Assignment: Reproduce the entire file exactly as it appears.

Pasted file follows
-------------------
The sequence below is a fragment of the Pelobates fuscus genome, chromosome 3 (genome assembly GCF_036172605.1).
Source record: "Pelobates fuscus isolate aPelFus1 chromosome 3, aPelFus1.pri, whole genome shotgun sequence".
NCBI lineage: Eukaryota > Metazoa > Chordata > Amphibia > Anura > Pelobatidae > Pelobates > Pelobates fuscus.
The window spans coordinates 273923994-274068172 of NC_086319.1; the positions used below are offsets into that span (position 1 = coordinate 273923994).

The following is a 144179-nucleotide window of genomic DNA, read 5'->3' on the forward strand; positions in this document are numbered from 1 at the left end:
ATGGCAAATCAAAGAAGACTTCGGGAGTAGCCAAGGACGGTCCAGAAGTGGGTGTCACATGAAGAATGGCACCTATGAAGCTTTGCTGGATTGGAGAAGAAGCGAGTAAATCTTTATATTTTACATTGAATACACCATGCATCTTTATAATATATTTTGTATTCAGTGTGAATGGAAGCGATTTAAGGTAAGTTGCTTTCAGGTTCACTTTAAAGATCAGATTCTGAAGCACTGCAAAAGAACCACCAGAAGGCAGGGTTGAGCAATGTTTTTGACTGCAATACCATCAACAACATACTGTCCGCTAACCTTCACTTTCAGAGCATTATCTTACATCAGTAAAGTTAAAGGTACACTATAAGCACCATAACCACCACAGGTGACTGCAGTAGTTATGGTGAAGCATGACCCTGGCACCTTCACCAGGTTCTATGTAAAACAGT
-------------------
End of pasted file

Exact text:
The sequence below is a fragment of the Pelobates fuscus genome, chromosome 3 (genome assembly GCF_036172605.1).
Source record: "Pelobates fuscus isolate aPelFus1 chromosome 3, aPelFus1.pri, whole genome shotgun sequence".
NCBI lineage: Eukaryota > Metazoa > Chordata > Amphibia > Anura > Pelobatidae > Pelobates > Pelobates fuscus.
The window spans coordinates 273923994-274068172 of NC_086319.1; the positions used below are offsets into that span (position 1 = coordinate 273923994).

The following is a 144179-nucleotide window of genomic DNA, read 5'->3' on the forward strand; positions in this document are numbered from 1 at the left end:
ATGGCAAATCAAAGAAGACTTCGGGAGTAGCCAAGGACGGTCCAGAAGTGGGTGTCACATGAAGAATGGCACCTATGAAGCTTTGCTGGATTGGAGAAGAAGCGAGTAAATCTTTATATTTTACATTGAATACACCATGCATCTTTATAATATATTTTGTATTCAGTGTGAATGGAAGCGATTTAAGGTAAGTTGCTTTCAGGTTCACTTTAAAGATCAGATTCTGAAGCACTGCAAAAGAACCACCAGAAGGCAGGGTTGAGCAATGTTTTTGACTGCAATACCATCAACAACATACTGTCCGCTAACCTTCACTTTCAGAGCATTATCTTACATCAGTAAAGTTAAAGGTACACTATAAGCACCATAACCACCACAGGTGACTGCAGTAGTTATGGTGAAGCATGACCCTGGCACCTTCACCAGGTTCTATGTAAAACAGT